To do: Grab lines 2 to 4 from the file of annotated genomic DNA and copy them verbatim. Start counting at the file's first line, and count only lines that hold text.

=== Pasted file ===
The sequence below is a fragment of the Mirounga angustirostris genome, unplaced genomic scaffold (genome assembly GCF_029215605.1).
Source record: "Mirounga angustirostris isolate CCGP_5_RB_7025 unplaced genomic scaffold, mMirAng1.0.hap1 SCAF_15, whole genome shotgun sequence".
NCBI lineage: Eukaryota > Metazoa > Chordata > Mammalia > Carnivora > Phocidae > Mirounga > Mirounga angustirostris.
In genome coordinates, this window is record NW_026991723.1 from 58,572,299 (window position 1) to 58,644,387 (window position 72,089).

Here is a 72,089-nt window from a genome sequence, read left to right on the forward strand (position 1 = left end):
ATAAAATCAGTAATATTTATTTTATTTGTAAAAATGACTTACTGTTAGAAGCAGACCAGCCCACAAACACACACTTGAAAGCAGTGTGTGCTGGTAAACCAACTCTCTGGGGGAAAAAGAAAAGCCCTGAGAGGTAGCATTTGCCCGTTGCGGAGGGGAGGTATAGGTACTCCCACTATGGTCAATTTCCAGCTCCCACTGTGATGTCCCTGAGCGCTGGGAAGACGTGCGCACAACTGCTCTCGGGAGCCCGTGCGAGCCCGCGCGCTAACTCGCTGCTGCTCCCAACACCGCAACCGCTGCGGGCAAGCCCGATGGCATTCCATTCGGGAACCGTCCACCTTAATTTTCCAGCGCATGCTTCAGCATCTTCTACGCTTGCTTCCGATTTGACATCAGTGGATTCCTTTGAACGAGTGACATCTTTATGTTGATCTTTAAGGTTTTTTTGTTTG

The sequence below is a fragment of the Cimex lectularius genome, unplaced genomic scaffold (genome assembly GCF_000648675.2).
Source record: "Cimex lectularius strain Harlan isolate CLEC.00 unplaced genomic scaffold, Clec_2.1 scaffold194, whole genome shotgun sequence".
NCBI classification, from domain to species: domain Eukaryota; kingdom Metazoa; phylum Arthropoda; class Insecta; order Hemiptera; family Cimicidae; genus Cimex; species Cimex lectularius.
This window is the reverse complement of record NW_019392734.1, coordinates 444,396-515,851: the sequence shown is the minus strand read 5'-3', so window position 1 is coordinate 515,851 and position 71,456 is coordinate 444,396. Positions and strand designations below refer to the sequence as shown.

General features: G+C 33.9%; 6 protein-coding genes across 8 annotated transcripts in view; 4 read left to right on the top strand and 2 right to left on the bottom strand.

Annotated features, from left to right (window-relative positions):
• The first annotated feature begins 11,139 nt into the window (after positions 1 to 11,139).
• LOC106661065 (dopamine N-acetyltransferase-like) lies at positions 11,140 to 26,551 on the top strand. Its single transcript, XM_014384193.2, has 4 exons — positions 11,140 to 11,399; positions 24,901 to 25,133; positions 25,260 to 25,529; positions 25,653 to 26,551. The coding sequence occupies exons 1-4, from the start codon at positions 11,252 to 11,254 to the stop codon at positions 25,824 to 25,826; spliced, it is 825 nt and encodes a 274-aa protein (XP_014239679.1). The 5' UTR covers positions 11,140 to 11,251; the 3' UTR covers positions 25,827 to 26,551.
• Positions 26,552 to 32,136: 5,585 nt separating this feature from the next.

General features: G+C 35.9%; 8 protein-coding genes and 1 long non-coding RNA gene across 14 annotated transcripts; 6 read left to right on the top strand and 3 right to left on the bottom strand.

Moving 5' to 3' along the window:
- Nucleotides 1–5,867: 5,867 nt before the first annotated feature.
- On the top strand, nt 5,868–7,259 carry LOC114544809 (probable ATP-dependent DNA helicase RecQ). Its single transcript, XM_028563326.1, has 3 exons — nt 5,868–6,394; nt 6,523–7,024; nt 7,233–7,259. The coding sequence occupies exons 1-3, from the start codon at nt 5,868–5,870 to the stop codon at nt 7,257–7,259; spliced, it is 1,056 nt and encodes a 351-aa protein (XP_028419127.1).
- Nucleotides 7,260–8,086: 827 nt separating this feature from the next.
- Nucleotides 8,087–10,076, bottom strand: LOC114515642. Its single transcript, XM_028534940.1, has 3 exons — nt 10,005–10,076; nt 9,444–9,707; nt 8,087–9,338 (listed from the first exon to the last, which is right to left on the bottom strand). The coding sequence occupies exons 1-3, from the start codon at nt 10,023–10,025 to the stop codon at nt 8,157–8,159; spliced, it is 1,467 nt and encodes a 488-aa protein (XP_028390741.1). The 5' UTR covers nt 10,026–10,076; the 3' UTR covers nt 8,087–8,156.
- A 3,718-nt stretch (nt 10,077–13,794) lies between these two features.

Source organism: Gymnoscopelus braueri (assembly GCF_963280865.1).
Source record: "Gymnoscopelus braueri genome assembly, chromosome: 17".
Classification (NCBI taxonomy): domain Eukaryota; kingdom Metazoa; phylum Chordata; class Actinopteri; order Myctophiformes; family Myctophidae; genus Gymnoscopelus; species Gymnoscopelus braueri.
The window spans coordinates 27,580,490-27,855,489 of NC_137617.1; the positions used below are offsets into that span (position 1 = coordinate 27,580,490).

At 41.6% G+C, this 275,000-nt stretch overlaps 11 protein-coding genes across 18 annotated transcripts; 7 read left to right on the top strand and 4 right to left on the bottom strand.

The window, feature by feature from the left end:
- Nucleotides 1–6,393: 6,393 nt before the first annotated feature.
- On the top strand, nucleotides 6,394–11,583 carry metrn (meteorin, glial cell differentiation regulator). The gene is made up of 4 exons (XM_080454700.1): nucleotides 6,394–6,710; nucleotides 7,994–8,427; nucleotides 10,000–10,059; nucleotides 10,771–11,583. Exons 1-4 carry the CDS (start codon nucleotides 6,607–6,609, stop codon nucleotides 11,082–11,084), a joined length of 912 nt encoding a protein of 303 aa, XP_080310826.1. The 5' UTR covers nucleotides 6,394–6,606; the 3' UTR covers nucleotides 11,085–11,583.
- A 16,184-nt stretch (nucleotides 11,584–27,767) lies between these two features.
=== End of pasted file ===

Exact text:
Source record: "Mirounga angustirostris isolate CCGP_5_RB_7025 unplaced genomic scaffold, mMirAng1.0.hap1 SCAF_15, whole genome shotgun sequence".
NCBI lineage: Eukaryota > Metazoa > Chordata > Mammalia > Carnivora > Phocidae > Mirounga > Mirounga angustirostris.
In genome coordinates, this window is record NW_026991723.1 from 58,572,299 (window position 1) to 58,644,387 (window position 72,089).